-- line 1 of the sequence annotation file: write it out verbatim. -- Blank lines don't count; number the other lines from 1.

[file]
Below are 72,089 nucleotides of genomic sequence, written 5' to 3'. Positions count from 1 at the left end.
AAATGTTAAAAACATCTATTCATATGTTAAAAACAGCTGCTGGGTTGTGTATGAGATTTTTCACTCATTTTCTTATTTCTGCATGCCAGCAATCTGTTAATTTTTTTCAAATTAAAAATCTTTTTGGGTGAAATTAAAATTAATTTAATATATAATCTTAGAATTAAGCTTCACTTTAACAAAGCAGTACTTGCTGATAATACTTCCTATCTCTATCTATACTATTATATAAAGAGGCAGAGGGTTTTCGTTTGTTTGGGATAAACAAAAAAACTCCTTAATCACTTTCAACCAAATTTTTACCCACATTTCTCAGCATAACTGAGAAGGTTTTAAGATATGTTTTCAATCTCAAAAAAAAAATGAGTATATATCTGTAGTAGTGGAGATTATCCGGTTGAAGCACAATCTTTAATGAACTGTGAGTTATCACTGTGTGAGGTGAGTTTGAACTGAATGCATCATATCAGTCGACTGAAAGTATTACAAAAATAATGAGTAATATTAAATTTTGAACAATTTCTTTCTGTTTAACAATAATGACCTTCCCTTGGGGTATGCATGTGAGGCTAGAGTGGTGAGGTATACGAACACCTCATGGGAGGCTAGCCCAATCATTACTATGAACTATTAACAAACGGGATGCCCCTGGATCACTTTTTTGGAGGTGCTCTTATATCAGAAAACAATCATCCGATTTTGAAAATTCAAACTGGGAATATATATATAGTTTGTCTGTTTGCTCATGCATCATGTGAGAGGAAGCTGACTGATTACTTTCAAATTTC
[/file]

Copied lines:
Below are 72,089 nucleotides of genomic sequence, written 5' to 3'. Positions count from 1 at the left end.